Sunday, May 3, 2015

Obedience out of Love or Duty? Neither.

I was recently reminded of a John MacArthur article entitled, "Obedience: Love or Legalism?" wherein Mr. MacArthur makes the argument that while it's better be obedient due to our love of Jesus, it's certainly our duty to be obedient to Jesus.  He goes on to say that that "it is not quite right to say 'we obey out of love for Christ . . . and not out of duty.'"  He further underscores this sentiment by suggesting the Christian relationship to Jesus should be viewed as one of an "abject slave," and that Jesus underscored this sentiment in Luke 17:7-10:
“Which of you, having a slave plowing or tending sheep, will say to him when he has come in from the field, ‘Come immediately and sit down to eat’?  But will he not say to him, ‘Prepare something for me to eat, and properly clothe yourself and serve me while I eat and drink; and afterward you may eat and drink’?  He does not thank the slave because he did the things which were commanded, does he?  So you too, when you do all the things which are commanded you, say, ‘We are unworthy slaves; we have done only that which we ought to have done.’”

That’s a nice underpinning to his argument, but that’s all it is: scripture out of context to validate his doctrine.

The actual context of the instruction is that of relationship between one and another, as demonstrated via the parables of the Shrewd Steward, the Rich man and Lazarus, and finally a summation that “stumbling blocks come,” and we should “be on our guard: if your brother sins,” then we are to “rebuke him,” for the purpose of prompting him to repentance. 

The apostles, upon hearing all of these stories apparently believed they were ill equipped to behave properly, thereby unable to produce the fruits necessary for these particular outcomes.   I would presume that Mr. MacArthur would have suggested to Jesus that He perhaps remind them of their duty to God - problem solved. 

Nevertheless, having spent a lot of time with Jesus and having learned a thing or two, they surmised that their faith needed help: "increase our faith," they said.  Jesus simply replied, “if you had faith like a mustard seed, you would say to this mulberry tree, ‘be uprooted and planted in the sea’; and it would obey you.”

Contrary to popular teaching, Jesus was not suggesting that they had no faith and needed just a smidgen in order to get things done.  He never said, “if you have faith as small as a mustard seed,” rather “if you had faith like a mustard seed.”  The question then is this: what is faith like a mustard seed?  If a mustard seed has faith, what kind of faith is it?  It is faith that affirms it’s nature and that which it is designed to be.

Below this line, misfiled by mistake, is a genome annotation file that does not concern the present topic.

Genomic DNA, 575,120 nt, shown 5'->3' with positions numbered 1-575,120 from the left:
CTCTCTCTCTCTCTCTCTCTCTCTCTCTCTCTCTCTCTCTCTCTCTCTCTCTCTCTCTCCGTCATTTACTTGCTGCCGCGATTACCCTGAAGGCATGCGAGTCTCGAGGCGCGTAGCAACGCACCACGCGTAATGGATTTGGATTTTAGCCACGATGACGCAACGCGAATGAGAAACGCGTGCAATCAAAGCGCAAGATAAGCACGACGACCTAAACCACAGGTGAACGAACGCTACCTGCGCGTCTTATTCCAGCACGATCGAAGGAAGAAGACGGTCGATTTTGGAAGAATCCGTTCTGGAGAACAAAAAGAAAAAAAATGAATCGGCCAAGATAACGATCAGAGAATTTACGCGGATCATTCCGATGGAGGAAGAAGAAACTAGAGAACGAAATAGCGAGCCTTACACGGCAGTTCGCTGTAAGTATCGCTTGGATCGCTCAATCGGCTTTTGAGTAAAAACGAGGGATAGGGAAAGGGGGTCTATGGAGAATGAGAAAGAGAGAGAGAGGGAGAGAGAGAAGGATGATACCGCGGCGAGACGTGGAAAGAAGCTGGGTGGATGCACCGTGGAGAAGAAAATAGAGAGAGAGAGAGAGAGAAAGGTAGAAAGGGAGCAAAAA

Which is why we have the parable of the slave following close behind the instruction to forgive.  The slave knows who he is and his purpose in life, particularly in relationship to his master.  In other words, the slave functions in relationship to his master and others from a state of being.  Just as the rich man should have functioned from his state of wealth and helped Lazarus; just as the apostles could have commanded the mulberry tree to be uprooted, and just as a Spirit filled believer will forgive.

Jesus later defined our relationship with the Father not as “abject slaves,” as suggested by Mr. MacArthur, but as friends, saints, kings, and priests:
No longer do I call you slaves, for the slave does not know what his master is doing; but I have called you friends, for all things that I have heard from My Father I have made known to you.  You did not choose Me but I chose you, and appointed you that you would go and bear fruit, and that your fruit would remain, so that whatever you ask of the Father in My name He may give to you.  This I command you, that you love one another.  (John 15:15-17)
to all who are beloved of God in Rome, called as saints: Grace to you and peace from God our Father and the Lord Jesus Christ. (Romans 1:7)
And hast made us unto our God kings and priests: and we shall reign on the earth (Revelation 5:10)

But just as a slave is obedient to his master because of who he is, and the mustard seed has an established nature, then we, who have His Spirit, bear the fruit of faithfulness and self-control because of what we are, not because of how we feel towards Jesus, or due to a sense of duty.

The point then is that we shouldn't have to be obedient from a point of love or duty.  To do so is not to walk in the Spirit, but to walk in carnality - to be doers of the scriptures - as any person can pick up a theology or philosophy and be doer of its writs.

The thing that should be driving the life of the believer should never be the need or duty to perform for God or others, rather the need to commune with Him.

In summary, the best way to serve others in the kingdom of God, as Kings and Priests, is from a position of intimate knowledge of who you are.  It's not something that happens overnight - it's a sanctification process of "receiving the implanted Logos, which is able to save your souls." (James 1:21).  It's learning how to accept forgiveness of your sins while at the same time, understanding that the iniquity (unrighteousness) that gives life to those sins, is blotted out.  Follow the Spirit, and cultivate the fruit of the Spirit, which is love:
But the fruit of the Spirit is love, joy, peace, patience, kindness, goodness, faithfulness, gentleness, self-control; against such things there is no law.  Now those who belong to Christ Jesus have crucified the flesh with its passions and desires.  If we live by the Spirit, let us also walk by the Spirit.  Let us not become boastful, challenging one another, envying one another. (Galatians 5:22-25)



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